The Art of SQL Server Database Administration, Development, and Career Skills for the Technically Minded
Have you ever checked to see what your options are when connecting to a server with SSMS? Give the options box a click and see what pops up. Today is day 13 – let’s go through some more options today, specifically those associated with connections.
SSMS Connection Options:
Below is the first tab you’ll see when you click options on the connection dialog. Similar to the way the GUI is actually passing T-SQL behind the scenes it’s good to remember that most of the options you have here are simply modifying the connection string being used by SSMS to connect to your server. In fact, the other tab – “additional connection parameters” is just a way to specify those connection string options that the first tab doesn’t give you in the form of a GUI.
Connect to database:
SQL Logins have a default database associated with them. This is the way to over-ride that default and specify another database on the server that the connection should be connected to be default. Obviously this will not override security defined for the login. Setting a database that the login does not have rights to will generate an error.
Network packet size:
There could be a whole series of posts on network packets and why you might want to change from the default of 4096. I’ll just quote the MSDN article related to this option. “This option is an advanced option and should be changed only by an experienced database administrator or certified SQL Server technician“.
Ensuring that SSMS is using an encrypted connection is as easy as checking the ‘Encrypt Connection’ box on the connection properties tab. The caveat however is that the database server you are connecting to is properly set up for encrypted connections i.e, has all the certificates and providers in place; if it isn’t you see something like this.
Setting up encrypted connections is out of the scope of this SSMS series but you can get a complete setup walkthrough on MSDN.
Custom Connection Colors:
If you specify a color for a connection than the status bar of any query windows that are established against that connection will utilitze your custom color instead of the SSMS default. This is a great visual aid that can assist with identifying classifications of servers you are connected to. At least, that is what I use custom colors for. I use the following for example: red connections are production, yellow are certification and UAT, green are dev and test. Nothing is stopping you from classifying your colors across business functions or other means of separation however.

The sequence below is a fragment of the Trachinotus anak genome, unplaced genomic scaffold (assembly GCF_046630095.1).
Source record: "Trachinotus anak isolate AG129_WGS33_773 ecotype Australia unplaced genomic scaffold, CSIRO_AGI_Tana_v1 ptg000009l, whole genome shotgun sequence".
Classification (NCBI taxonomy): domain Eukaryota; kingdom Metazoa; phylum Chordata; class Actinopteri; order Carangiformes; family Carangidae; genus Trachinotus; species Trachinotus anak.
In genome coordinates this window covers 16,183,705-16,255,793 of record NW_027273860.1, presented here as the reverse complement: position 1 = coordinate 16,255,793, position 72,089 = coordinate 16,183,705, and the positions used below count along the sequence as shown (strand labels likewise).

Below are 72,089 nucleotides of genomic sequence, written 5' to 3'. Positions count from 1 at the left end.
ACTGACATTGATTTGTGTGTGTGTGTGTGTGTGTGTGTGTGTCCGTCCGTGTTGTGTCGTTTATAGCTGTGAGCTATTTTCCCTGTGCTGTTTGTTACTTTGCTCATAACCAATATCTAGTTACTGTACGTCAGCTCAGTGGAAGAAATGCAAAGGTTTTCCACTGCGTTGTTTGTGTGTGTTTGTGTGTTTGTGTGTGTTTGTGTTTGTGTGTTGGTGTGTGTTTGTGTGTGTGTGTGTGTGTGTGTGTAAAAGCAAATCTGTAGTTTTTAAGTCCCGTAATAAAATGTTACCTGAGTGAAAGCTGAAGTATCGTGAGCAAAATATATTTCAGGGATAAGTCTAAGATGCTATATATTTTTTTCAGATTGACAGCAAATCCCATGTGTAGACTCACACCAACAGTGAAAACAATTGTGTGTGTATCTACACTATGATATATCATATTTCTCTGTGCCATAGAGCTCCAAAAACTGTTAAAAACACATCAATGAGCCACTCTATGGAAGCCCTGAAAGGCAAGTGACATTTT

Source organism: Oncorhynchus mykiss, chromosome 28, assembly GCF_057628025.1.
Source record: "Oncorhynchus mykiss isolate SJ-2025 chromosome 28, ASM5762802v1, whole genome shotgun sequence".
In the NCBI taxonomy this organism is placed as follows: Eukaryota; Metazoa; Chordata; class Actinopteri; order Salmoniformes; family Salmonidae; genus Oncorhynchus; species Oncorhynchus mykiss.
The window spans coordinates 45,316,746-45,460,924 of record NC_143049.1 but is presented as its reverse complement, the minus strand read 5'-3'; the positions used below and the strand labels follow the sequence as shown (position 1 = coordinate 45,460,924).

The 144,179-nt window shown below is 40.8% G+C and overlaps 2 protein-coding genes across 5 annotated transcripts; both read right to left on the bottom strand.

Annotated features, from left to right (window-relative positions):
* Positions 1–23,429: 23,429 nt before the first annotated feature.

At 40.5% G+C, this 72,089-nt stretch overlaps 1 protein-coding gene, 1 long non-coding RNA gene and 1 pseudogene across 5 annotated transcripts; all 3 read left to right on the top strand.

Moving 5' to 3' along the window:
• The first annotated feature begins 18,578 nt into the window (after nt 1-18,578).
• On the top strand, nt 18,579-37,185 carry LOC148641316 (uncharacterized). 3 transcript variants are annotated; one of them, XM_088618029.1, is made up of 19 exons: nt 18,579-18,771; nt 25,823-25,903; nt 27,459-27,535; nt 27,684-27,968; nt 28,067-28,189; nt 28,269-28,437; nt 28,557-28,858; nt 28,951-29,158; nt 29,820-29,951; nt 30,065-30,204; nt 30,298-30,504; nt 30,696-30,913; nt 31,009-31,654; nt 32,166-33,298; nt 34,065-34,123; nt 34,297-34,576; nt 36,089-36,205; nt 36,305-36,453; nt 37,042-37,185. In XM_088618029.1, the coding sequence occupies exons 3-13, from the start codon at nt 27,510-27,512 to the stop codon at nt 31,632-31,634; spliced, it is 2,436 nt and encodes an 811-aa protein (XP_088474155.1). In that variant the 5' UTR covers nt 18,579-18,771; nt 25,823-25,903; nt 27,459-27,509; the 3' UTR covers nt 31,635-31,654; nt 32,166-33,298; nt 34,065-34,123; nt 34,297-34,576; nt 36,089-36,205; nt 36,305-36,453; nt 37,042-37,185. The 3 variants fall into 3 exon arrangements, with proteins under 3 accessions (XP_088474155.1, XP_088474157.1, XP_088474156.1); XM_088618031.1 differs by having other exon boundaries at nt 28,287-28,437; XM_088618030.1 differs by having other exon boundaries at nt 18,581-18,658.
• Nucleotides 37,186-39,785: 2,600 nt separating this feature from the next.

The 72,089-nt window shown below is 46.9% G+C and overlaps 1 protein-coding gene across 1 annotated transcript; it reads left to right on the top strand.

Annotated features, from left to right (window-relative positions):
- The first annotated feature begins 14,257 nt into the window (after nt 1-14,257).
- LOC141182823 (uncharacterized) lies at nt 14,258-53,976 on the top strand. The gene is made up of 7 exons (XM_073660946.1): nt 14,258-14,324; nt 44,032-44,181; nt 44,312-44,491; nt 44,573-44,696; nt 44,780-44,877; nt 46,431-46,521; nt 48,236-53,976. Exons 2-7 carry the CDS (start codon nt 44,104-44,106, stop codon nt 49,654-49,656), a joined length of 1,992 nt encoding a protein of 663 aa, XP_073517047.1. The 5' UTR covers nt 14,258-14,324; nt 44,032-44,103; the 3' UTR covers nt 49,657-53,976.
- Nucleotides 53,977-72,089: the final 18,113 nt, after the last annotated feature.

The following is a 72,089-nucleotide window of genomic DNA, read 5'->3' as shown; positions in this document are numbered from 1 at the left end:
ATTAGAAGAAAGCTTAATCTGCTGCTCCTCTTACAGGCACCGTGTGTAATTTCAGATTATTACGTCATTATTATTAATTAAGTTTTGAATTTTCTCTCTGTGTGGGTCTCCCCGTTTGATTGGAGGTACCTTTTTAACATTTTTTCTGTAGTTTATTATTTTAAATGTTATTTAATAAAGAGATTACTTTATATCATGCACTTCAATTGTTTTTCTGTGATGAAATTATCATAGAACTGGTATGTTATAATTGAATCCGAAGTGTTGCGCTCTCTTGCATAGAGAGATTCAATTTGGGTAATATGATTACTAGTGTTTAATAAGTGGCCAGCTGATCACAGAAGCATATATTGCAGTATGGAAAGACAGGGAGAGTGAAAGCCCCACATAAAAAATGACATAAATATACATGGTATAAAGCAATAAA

Hint: If you are using connection colors as a visual identifier… placing the status bar at the top of the query window instead of the default at the bottom is a great way to not only change the color but make the color more prominent and visible near where your query text is. You can move the status bar to the top by editing the option in Tools->Options.
Note that SSMS will remember the color chosen for each connection and that color will be used in future sessions as well. One thing worth mentioning is that once you begin using custom colors – SSMS will always use the last custom color specified for all new connections that do not already have a custom color specified.
Additional Connection Parameters:
As stated above – modifying connection options is really just changing the underlying connection string that SSMS is using. Any ODBC connection string option you’d like to use can be specified manually in this box and SSMS will implement it. In fact, if you specify something here that overrides another setting in the other tab – the manual option wins. See MSDN for the complete list of ODBC connection string options. If you are not familiar with connection strings you should google your way to knowledge on that topic.
Why would you want to modify your connection string in SSMS this way? Primarily I have seen it used to mimic the connection string settings of an application (or proposed application) to test and develop in like for like conditions.
There has been a somewhat controversial past (read comments in that link) with regards to Microsoft’s preferential provider and SQL Server. Microsoft’s commitment to Azure and the cloud cemented ODBC as the clear winner so it’s not surprising that ODBC via the .Net SqlClient provider is the standard for SSMS connections. We’ll talk a little bit more about ODBC vs OLEDB and the nuances that can arise between the two etc. when we cover SQLCMD on day 24 but for the time being keep in mind that SSMS is using ODBC even in SQLCMD mode.